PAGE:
RNOR (Resident But Not Ordinarily Resident) is not very well know even in NRI circles. A few days back when I wrote a post about “status of NRE FD after return to India“ – I got few emails & comments that they have not heard about this.
Surprisingly even bankers don’t provide this information to NRI returning to India after the long stay. This increase tax liability of NRIs which he would have saved legally.
So I thought to cover this in detail including RNOR India tax & also added a calculator.
What is RNOR?
RNOR stands for Resident But Not Ordinarily Resident. It is a residential status given to certain people. Here are the conditions of determining whether a person is RNOR or not –
If the person is a resident Indian, he/she will be given the RNOR status if –
A resident Indian can be given an RNOR status if
- He/She has NOT been a resident in at least 2 out of the last 10 years.
- He/She has been in India for a period of 729 days or less during the last 7 financial years
If the person is an NRI who has just returned to India, he/she will be given the RNOR status if –
- If the NRI has been outside of India for 9 out of the last 10 years, he can be an RNOR for 1 year.
- If the NRI has been in India for a period of 729 days or less during the last 7 financial years, he can be an RNOR for 3 years.
Let us make this simple with an example. Ms. Shweta left for the United States in 2001. She returned to India in June 30th, 2017. She will be considered as an RNOR for the financial year April 2017-March 2018.
What about 2018-2019?
She has been in India from June 30th, 2017 to March 31st 2019. That is a total of 639 days which is less than 729. Therefore she will be treated as an RNOR in the financial year 2018-19.
By March 31st, 2020, she would have been in India for 1005 days and therefore she will be treated as a resident Indian for the financial year 2019-2020.
This flowchart can help you to understand RNOR Status
I don’t think after this explanation any calculator is required but if you still want you can download this simple calculator.
RNOR Tax Benefits
The government gives certain benefits to returning NRIs by making them as RNOR for some time. From a taxation perspective, an RNOR will have a similar status as that of an NRI.
So the person who is an RNOR will have to pay tax only on income received or accrued in India. The income earned abroad will not be taxed. So not ordinarily resident Indian income tax can be sustantially lower
Read – NRI returning to India
Why do NRIs get the RNOR Status?
This helps the NRIs to bring back their financial gains abroad without tax liability. The person with RNOR status does not have to pay tax on –
- Interest on FCNR deposits and NRE deposits if you convert that to RFC.
- Withdrawals from offshore retirement accounts
- Rent received abroad
- Capital gains made abroad
- Interest or dividend received from investments in deposits and securities abroad
Once the NRI becomes a Resident Indian from an RNOR, all income whether earned in India or abroad is taxable unless concessions and exemptions granted under the Double Taxation Avoidance Agreement, if any, between India and the previously residing country, are applicable.
Check your residency status every year so that you are aware of it and pay tax and file returns appropriately
If your status gets converted to Resident Indian, inform the bank so that your bank accounts (NRE and NRO) are designated as resident bank accounts. Your investment accounts should also be converted to resident accounts. The deposit accounts in NRE (but should be converted to resident) and FCNR accounts can be continued till maturity, transferred to Resident Foreign currency accounts or closed down.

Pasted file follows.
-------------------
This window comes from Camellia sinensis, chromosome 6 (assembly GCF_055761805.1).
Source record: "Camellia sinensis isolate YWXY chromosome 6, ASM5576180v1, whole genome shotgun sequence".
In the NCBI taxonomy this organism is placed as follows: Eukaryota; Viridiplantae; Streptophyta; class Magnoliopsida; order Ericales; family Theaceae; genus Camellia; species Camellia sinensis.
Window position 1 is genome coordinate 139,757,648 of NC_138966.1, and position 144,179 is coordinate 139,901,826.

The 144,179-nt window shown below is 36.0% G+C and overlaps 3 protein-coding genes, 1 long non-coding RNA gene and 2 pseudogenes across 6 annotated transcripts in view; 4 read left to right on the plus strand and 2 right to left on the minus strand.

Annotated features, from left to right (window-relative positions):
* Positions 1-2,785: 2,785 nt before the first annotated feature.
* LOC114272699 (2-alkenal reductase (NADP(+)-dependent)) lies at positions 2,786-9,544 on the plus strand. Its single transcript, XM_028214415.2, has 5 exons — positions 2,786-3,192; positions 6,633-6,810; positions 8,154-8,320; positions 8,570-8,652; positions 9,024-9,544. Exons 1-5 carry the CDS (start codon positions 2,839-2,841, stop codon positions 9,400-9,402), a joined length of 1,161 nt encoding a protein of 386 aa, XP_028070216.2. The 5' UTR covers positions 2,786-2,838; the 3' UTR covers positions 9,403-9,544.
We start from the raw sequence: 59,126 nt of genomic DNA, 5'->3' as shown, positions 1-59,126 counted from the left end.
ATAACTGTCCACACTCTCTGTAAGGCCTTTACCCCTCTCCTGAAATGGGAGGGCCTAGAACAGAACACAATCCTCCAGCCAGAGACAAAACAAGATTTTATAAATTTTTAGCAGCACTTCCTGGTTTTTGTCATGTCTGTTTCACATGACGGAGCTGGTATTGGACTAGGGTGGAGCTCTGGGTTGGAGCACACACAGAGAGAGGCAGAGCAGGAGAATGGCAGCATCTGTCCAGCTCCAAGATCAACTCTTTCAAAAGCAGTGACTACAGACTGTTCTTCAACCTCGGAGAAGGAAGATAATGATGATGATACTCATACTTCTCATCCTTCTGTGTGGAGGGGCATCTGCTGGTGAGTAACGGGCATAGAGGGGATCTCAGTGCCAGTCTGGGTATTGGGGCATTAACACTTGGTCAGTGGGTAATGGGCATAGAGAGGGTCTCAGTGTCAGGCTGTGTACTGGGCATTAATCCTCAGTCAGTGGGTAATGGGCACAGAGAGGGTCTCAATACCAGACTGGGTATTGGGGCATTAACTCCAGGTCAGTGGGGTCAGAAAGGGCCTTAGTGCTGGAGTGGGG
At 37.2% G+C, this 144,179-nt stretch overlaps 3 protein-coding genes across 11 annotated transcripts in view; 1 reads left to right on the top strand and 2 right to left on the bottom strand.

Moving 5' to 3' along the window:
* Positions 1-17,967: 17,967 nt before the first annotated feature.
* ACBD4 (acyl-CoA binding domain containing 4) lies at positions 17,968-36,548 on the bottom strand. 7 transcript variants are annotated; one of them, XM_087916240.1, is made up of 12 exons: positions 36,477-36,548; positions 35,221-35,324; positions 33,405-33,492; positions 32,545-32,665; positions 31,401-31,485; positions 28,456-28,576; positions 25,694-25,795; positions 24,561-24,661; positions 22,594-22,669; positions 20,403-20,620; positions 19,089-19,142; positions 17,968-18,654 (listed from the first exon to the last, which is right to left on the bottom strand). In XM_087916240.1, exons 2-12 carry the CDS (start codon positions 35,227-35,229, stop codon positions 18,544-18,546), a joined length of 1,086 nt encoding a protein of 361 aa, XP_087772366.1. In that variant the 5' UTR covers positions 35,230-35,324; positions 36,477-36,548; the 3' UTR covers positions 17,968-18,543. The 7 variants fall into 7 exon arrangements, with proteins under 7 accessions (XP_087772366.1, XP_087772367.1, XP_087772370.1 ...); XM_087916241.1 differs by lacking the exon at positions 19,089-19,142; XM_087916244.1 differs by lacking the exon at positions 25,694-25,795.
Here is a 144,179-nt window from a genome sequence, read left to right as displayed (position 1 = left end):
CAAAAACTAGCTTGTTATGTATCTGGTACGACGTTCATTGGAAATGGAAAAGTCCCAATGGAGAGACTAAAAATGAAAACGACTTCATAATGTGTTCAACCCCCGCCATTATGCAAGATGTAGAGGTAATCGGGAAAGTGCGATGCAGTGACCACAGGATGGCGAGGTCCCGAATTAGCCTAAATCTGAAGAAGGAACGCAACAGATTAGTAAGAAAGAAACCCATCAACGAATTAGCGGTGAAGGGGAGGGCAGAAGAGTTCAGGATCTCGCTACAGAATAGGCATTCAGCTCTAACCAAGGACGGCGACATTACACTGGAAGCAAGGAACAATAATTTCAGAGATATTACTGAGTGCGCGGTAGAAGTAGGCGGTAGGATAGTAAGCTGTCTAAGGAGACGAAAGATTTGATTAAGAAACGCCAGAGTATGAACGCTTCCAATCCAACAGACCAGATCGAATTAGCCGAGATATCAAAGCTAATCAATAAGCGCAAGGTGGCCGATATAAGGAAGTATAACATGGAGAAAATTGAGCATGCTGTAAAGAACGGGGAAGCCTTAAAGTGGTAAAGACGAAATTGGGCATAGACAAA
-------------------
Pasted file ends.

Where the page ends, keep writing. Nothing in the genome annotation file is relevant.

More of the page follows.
Any income received overseas becomes taxable based on Once your status changes to Resident, all your overseas income becomes taxable.
Also, you have to intimate your bank about the changed residency status and convert the existing NRI specific accounts to resident rupee accounts.
Common Questions asked on RNOR Status
Q.1 I was an NRI for the last 8 years and returned to India for good in October 2018. I have invested in a residential property in Hong Kong where I was residing earlier. I have rented it out and get rental income on it. Should I pay tax for it in India?
Ans. Since you have returned only in October 2018, you have stayed for less than two months in India which means you are an RNOR. The rental income will not be taxable in India for now.
Q.2 Anish went to United States to work in January 2018. For the financial year 2017-18, what status should he use to file the income tax returns?
Ans. Since Anish has stayed less than 182 days in US for the financial year – 2017-18, he should file the income tax returns as a Resident Indian for the financial year 2017-18.
Q.3 Do I have Indian citizenship when I have the status – not ordinarily resident Indian?
Ans. Yes, a person with RNOR status has an Indian passport and therefore is an Indian citizen.
Q.4 Can I get an RNOR status more than once?
Ans. You can get an RNOR status more than once provided you fulfill the conditions that give a person the RNOR status.
What is an RFC account?
An RFC account or Resident Foreign Currency account can be opened by a person who has the status – RNOR. Foreign funds can be brought to India in any currency you wish to and can be deposited in this account. NRE/NRO/FCNR savings accounts and fixed deposits can be converted to RFC accounts and RFC fixed deposits. Any interest that you earn in the RFC account while you have the RNOR status is tax-free in India.
It is useful as you need not to bear the effort and cost of currency conversion. It is easy to transfer these funds abroad if you move to a foreign location again.
I know RNOR is a complex topic – I have tried my best to simplify this. If you still have any questions on Resident but non ordinary resident Indian status – please add in the comment section. Please also share your experiences.